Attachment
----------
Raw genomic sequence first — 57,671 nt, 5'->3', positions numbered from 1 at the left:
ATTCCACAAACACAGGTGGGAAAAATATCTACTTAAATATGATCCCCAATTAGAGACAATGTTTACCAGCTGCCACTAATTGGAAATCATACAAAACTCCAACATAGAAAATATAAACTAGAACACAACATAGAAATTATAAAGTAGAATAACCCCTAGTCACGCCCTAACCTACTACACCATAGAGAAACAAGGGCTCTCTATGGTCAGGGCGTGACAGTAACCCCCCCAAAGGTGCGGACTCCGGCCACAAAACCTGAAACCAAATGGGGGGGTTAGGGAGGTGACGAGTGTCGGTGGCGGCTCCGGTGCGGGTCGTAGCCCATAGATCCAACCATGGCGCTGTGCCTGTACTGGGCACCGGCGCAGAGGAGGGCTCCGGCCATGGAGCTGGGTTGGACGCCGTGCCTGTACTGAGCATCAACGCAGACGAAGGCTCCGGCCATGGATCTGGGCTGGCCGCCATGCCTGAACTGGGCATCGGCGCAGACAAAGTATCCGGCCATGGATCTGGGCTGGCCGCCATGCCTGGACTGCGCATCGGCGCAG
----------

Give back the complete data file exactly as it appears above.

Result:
Raw genomic sequence first — 57,671 nt, 5'->3', positions numbered from 1 at the left:
ATTCCACAAACACAGGTGGGAAAAATATCTACTTAAATATGATCCCCAATTAGAGACAATGTTTACCAGCTGCCACTAATTGGAAATCATACAAAACTCCAACATAGAAAATATAAACTAGAACACAACATAGAAATTATAAAGTAGAATAACCCCTAGTCACGCCCTAACCTACTACACCATAGAGAAACAAGGGCTCTCTATGGTCAGGGCGTGACAGTAACCCCCCCAAAGGTGCGGACTCCGGCCACAAAACCTGAAACCAAATGGGGGGGTTAGGGAGGTGACGAGTGTCGGTGGCGGCTCCGGTGCGGGTCGTAGCCCATAGATCCAACCATGGCGCTGTGCCTGTACTGGGCACCGGCGCAGAGGAGGGCTCCGGCCATGGAGCTGGGTTGGACGCCGTGCCTGTACTGAGCATCAACGCAGACGAAGGCTCCGGCCATGGATCTGGGCTGGCCGCCATGCCTGAACTGGGCATCGGCGCAGACAAAGTATCCGGCCATGGATCTGGGCTGGCCGCCATGCCTGGACTGCGCATCGGCGCAG